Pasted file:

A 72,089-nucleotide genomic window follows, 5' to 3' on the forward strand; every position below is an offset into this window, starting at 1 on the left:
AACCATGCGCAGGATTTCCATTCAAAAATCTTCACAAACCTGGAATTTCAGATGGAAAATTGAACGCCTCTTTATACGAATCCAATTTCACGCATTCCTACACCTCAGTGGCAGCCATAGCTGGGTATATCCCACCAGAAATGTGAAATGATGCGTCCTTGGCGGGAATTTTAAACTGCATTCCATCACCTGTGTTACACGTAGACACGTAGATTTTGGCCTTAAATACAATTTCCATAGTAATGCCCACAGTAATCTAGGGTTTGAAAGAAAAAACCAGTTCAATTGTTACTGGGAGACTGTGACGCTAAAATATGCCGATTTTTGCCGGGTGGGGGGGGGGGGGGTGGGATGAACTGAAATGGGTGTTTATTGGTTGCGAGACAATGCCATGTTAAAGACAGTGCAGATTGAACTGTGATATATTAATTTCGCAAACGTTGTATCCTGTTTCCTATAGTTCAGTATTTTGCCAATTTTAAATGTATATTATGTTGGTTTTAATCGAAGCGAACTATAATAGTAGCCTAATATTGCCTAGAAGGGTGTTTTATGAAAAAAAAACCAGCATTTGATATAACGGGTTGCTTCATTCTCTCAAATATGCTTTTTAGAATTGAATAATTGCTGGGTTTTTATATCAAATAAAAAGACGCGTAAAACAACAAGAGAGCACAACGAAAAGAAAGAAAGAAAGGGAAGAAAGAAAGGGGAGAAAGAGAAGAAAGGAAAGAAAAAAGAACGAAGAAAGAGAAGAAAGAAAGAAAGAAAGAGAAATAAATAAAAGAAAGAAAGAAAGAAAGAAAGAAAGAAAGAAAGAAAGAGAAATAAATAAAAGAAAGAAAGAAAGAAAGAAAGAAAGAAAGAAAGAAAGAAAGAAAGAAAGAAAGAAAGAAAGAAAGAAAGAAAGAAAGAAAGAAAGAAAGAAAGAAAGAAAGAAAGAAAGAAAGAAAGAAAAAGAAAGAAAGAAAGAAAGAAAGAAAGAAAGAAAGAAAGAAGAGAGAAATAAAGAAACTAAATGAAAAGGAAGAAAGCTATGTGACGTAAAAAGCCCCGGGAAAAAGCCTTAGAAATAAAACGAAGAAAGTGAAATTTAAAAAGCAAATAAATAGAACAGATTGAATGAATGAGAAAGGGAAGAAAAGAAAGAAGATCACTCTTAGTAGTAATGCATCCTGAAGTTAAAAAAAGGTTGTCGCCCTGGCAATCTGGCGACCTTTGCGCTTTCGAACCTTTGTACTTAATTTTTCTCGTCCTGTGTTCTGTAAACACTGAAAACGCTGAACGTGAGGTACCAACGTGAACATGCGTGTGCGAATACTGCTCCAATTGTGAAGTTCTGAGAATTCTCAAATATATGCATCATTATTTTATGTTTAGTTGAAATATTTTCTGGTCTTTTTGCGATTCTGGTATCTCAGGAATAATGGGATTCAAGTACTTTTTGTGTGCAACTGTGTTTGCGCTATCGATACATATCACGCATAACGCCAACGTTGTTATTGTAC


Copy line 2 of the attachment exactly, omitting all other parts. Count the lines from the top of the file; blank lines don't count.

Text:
AACCATGCGCAGGATTTCCATTCAAAAATCTTCACAAACCTGGAATTTCAGATGGAAAATTGAACGCCTCTTTATACGAATCCAATTTCACGCATTCCTACACCTCAGTGGCAGCCATAGCTGGGTATATCCCACCAGAAATGTGAAATGATGCGTCCTTGGCGGGAATTTTAAACTGCATTCCATCACCTGTGTTACACGTAGACACGTAGATTTTGGCCTTAAATACAATTTCCATAGTAATGCCCACAGTAATCTAGGGTTTGAAAGAAAAAACCAGTTCAATTGTTACTGGGAGACTGTGACGCTAAAATATGCCGATTTTTGCCGGGTGGGGGGGGGGGGGGTGGGATGAACTGAAATGGGTGTTTATTGGTTGCGAGACAATGCCATGTTAAAGACAGTGCAGATTGAACTGTGATATATTAATTTCGCAAACGTTGTATCCTGTTTCCTATAGTTCAGTATTTTGCCAATTTTAAATGTATATTATGTTGGTTTTAATCGAAGCGAACTATAATAGTAGCCTAATATTGCCTAGAAGGGTGTTTTATGAAAAAAAAACCAGCATTTGATATAACGGGTTGCTTCATTCTCTCAAATATGCTTTTTAGAATTGAATAATTGCTGGGTTTTTATATCAAATAAAAAGACGCGTAAAACAACAAGAGAGCACAACGAAAAGAAAGAAAGAAAGGGAAGAAAGAAAGGGGAGAAAGAGAAGAAAGGAAAGAAAAAAGAACGAAGAAAGAGAAGAAAGAAAGAAAGAAAGAGAAATAAATAAAAGAAAGAAAGAAAGAAAGAAAGAAAGAAAGAAAGAAAGAGAAATAAATAAAAGAAAGAAAGAAAGAAAGAAAGAAAGAAAGAAAGAAAGAAAGAAAGAAAGAAAGAAAGAAAGAAAGAAAGAAAGAAAGAAAGAAAGAAAGAAAGAAAGAAAGAAAGAAAGAAAGAAAGAAAAAGAAAGAAAGAAAGAAAGAAAGAAAGAAAGAAAGAAAGAAGAGAGAAATAAAGAAACTAAATGAAAAGGAAGAAAGCTATGTGACGTAAAAAGCCCCGGGAAAAAGCCTTAGAAATAAAACGAAGAAAGTGAAATTTAAAAAGCAAATAAATAGAACAGATTGAATGAATGAGAAAGGGAAGAAAAGAAAGAAGATCACTCTTAGTAGTAATGCATCCTGAAGTTAAAAAAAGGTTGTCGCCCTGGCAATCTGGCGACCTTTGCGCTTTCGAACCTTTGTACTTAATTTTTCTCGTCCTGTGTTCTGTAAACACTGAAAACGCTGAACGTGAGGTACCAACGTGAACATGCGTGTGCGAATACTGCTCCAATTGTGAAGTTCTGAGAATTCTCAAATATATGCATCATTATTTTATGTTTAGTTGAAATATTTTCTGGTCTTTTTGCGATTCTGGTATCTCAGGAATAATGGGATTCAAGTACTTTTTGTGTGCAACTGTGTTTGCGCTATCGATACATATCACGCATAACGCCAACGTTGTTATTGTAC